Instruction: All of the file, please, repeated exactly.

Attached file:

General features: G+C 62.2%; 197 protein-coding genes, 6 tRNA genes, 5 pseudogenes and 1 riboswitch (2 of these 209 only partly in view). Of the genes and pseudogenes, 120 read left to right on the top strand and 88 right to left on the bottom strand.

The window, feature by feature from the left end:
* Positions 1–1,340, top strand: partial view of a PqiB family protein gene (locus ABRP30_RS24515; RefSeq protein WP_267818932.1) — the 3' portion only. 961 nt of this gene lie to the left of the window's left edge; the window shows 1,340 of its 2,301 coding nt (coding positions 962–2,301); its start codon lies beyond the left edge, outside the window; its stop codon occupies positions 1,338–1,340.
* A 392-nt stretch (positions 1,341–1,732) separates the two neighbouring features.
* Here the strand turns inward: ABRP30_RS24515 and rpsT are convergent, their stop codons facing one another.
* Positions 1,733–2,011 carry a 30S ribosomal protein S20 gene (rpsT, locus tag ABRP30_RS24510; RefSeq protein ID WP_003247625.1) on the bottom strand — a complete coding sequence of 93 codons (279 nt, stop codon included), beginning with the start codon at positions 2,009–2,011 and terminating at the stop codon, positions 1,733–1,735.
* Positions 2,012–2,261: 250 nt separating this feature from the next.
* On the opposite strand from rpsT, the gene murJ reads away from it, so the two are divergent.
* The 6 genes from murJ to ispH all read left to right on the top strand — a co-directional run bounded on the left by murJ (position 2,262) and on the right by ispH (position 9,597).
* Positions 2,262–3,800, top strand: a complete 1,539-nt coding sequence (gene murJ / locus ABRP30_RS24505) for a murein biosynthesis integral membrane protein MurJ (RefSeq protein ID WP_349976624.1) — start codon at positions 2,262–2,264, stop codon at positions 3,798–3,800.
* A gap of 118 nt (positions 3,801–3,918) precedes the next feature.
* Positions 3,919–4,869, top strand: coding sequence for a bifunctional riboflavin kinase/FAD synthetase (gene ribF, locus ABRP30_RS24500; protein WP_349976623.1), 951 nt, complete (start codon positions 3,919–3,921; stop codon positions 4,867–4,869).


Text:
General features: G+C 62.2%; 197 protein-coding genes, 6 tRNA genes, 5 pseudogenes and 1 riboswitch (2 of these 209 only partly in view). Of the genes and pseudogenes, 120 read left to right on the top strand and 88 right to left on the bottom strand.

The window, feature by feature from the left end:
* Positions 1–1,340, top strand: partial view of a PqiB family protein gene (locus ABRP30_RS24515; RefSeq protein WP_267818932.1) — the 3' portion only. 961 nt of this gene lie to the left of the window's left edge; the window shows 1,340 of its 2,301 coding nt (coding positions 962–2,301); its start codon lies beyond the left edge, outside the window; its stop codon occupies positions 1,338–1,340.
* A 392-nt stretch (positions 1,341–1,732) separates the two neighbouring features.
* Here the strand turns inward: ABRP30_RS24515 and rpsT are convergent, their stop codons facing one another.
* Positions 1,733–2,011 carry a 30S ribosomal protein S20 gene (rpsT, locus tag ABRP30_RS24510; RefSeq protein ID WP_003247625.1) on the bottom strand — a complete coding sequence of 93 codons (279 nt, stop codon included), beginning with the start codon at positions 2,009–2,011 and terminating at the stop codon, positions 1,733–1,735.
* Positions 2,012–2,261: 250 nt separating this feature from the next.
* On the opposite strand from rpsT, the gene murJ reads away from it, so the two are divergent.
* The 6 genes from murJ to ispH all read left to right on the top strand — a co-directional run bounded on the left by murJ (position 2,262) and on the right by ispH (position 9,597).
* Positions 2,262–3,800, top strand: a complete 1,539-nt coding sequence (gene murJ / locus ABRP30_RS24505) for a murein biosynthesis integral membrane protein MurJ (RefSeq protein ID WP_349976624.1) — start codon at positions 2,262–2,264, stop codon at positions 3,798–3,800.
* A gap of 118 nt (positions 3,801–3,918) precedes the next feature.
* Positions 3,919–4,869, top strand: coding sequence for a bifunctional riboflavin kinase/FAD synthetase (gene ribF, locus ABRP30_RS24500; protein WP_349976623.1), 951 nt, complete (start codon positions 3,919–3,921; stop codon positions 4,867–4,869).